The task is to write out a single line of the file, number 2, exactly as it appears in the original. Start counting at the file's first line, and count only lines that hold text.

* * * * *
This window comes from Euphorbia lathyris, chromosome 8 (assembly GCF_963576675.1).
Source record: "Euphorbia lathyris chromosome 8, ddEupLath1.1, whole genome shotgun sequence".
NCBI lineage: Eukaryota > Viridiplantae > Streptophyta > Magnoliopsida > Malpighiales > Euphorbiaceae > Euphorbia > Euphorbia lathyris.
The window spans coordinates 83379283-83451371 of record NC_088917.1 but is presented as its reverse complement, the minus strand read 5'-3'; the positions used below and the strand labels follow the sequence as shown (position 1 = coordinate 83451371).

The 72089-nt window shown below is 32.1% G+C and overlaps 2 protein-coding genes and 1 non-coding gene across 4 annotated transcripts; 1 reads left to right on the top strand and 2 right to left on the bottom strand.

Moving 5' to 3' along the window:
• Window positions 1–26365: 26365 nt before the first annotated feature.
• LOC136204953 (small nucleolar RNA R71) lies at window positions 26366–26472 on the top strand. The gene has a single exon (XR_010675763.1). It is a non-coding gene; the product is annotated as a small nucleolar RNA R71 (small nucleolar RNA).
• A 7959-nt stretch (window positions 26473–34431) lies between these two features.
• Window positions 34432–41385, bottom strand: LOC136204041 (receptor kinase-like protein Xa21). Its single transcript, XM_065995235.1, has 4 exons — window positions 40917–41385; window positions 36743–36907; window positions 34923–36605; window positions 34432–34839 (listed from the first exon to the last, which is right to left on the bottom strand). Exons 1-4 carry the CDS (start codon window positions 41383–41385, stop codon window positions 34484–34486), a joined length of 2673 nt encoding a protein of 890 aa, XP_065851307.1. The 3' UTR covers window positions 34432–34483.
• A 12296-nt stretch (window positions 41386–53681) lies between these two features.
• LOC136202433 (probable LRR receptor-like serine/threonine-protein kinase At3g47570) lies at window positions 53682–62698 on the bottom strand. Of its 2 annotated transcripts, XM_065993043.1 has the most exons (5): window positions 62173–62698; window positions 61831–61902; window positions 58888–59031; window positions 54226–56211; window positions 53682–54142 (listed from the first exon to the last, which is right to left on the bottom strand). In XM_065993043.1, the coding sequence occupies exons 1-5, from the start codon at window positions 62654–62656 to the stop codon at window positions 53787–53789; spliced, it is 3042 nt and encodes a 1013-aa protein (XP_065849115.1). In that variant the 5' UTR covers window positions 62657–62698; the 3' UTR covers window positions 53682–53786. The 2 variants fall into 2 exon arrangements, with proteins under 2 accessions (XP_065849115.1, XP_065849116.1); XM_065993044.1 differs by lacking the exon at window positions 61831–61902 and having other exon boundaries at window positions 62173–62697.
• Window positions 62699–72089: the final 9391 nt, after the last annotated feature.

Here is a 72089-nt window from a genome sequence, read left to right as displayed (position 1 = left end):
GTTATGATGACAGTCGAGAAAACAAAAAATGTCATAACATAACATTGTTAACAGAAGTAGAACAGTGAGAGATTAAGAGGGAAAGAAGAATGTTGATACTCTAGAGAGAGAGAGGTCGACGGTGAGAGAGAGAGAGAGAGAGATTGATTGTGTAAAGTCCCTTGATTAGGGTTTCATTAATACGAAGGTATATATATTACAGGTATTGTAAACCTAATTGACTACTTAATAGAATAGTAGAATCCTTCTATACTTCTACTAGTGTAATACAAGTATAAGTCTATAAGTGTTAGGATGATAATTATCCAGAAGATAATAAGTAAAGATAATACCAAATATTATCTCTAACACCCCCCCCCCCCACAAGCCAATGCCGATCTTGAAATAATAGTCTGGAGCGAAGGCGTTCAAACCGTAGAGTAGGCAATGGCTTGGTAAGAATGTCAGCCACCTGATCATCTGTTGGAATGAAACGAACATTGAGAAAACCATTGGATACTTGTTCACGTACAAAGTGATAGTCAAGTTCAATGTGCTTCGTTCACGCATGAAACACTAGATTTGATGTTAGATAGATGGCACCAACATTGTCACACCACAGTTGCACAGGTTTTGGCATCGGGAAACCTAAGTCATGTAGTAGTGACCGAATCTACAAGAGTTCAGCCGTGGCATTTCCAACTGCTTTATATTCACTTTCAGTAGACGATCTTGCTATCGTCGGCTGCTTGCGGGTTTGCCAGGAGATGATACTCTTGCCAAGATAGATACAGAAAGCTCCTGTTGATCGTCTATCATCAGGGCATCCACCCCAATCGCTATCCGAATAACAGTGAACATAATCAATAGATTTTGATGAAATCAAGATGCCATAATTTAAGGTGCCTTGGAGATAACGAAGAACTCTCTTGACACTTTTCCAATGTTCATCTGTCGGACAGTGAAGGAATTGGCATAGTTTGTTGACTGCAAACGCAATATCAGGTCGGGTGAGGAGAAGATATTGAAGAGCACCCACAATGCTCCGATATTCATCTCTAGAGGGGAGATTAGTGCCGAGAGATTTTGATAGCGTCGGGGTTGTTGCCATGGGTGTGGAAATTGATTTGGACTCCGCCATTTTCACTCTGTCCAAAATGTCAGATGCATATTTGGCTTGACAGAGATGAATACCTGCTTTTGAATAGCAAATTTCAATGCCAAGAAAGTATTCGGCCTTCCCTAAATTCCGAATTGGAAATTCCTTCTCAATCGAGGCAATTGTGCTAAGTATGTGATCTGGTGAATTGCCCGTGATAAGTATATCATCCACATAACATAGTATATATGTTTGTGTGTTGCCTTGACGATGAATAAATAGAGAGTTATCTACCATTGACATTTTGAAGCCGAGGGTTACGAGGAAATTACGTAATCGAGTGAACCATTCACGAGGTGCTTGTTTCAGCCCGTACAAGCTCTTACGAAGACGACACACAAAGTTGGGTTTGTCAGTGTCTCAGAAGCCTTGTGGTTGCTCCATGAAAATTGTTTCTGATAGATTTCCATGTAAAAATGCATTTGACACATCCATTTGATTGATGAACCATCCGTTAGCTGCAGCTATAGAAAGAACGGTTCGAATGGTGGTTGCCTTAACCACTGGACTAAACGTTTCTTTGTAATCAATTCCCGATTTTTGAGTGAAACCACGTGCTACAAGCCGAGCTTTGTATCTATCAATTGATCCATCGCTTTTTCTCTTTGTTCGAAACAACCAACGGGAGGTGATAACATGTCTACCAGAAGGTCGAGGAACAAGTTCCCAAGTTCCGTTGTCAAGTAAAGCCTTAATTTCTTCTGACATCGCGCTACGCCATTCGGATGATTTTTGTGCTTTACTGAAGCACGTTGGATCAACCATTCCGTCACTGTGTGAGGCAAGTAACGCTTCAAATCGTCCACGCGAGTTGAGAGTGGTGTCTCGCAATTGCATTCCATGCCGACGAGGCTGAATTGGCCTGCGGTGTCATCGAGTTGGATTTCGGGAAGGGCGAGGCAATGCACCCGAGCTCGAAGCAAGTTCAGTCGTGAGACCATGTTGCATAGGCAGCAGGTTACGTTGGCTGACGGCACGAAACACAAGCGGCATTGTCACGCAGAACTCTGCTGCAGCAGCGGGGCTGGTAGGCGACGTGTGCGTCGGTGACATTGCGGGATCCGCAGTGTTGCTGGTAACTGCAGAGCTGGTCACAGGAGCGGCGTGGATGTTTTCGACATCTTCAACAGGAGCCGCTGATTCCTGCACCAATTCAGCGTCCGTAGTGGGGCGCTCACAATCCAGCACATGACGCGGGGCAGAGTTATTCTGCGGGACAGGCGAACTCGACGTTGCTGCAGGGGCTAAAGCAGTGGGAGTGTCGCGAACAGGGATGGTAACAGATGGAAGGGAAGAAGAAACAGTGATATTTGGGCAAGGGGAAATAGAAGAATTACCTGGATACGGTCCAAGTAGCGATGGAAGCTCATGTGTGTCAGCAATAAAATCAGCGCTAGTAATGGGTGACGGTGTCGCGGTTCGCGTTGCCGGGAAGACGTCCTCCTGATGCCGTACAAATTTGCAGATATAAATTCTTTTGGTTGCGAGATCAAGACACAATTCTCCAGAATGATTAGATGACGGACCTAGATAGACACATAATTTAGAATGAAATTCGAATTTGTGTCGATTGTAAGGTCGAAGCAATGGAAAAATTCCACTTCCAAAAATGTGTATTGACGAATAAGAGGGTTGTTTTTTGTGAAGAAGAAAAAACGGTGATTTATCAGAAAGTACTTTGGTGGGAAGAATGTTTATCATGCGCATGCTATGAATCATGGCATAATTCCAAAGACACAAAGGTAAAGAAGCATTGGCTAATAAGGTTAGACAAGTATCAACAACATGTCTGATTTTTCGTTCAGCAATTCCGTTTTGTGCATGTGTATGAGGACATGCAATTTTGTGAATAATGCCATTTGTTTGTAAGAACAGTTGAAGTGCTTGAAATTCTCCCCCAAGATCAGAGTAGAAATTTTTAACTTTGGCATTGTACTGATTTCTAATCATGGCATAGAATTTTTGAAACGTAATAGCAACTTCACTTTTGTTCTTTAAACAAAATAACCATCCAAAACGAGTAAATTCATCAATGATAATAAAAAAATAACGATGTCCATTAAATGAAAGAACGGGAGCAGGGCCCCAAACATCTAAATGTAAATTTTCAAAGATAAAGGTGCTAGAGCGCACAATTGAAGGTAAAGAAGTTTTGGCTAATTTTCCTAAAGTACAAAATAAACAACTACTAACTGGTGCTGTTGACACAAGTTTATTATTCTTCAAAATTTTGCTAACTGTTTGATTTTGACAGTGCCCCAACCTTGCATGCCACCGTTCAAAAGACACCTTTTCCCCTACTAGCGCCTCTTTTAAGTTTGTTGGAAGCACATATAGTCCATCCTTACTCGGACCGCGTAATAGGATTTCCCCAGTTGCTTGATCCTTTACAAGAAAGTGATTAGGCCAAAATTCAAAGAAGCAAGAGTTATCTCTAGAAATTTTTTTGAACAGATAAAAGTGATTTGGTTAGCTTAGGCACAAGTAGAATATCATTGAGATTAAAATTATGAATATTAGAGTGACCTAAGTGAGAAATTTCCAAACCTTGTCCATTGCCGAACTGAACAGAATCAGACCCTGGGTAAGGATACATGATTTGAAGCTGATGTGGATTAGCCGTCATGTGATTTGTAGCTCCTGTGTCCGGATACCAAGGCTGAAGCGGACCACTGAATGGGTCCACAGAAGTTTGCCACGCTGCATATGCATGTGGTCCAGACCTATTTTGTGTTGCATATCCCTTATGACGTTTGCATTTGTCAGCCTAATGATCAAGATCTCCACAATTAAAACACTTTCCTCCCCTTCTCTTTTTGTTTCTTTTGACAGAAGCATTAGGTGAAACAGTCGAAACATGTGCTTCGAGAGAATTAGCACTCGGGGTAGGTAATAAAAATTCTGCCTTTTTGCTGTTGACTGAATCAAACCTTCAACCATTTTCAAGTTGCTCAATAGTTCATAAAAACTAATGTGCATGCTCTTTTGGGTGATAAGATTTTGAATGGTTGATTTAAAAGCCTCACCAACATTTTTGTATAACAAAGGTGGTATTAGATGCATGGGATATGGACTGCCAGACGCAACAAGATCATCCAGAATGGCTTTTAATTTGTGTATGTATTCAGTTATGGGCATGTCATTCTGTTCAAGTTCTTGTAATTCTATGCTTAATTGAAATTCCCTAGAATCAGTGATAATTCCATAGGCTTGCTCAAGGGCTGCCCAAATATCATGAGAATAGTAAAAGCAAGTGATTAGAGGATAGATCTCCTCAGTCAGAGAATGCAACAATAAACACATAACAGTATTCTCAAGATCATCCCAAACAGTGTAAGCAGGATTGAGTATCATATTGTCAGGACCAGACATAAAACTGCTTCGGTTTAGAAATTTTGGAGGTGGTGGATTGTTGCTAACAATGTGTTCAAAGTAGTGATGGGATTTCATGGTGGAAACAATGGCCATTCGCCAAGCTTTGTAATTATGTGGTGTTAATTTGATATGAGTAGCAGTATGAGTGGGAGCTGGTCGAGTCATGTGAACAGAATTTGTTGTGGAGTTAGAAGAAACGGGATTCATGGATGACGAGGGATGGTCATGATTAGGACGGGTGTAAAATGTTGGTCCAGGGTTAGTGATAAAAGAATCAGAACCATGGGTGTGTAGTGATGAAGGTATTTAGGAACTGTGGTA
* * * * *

Source record: "Euphorbia lathyris chromosome 8, ddEupLath1.1, whole genome shotgun sequence".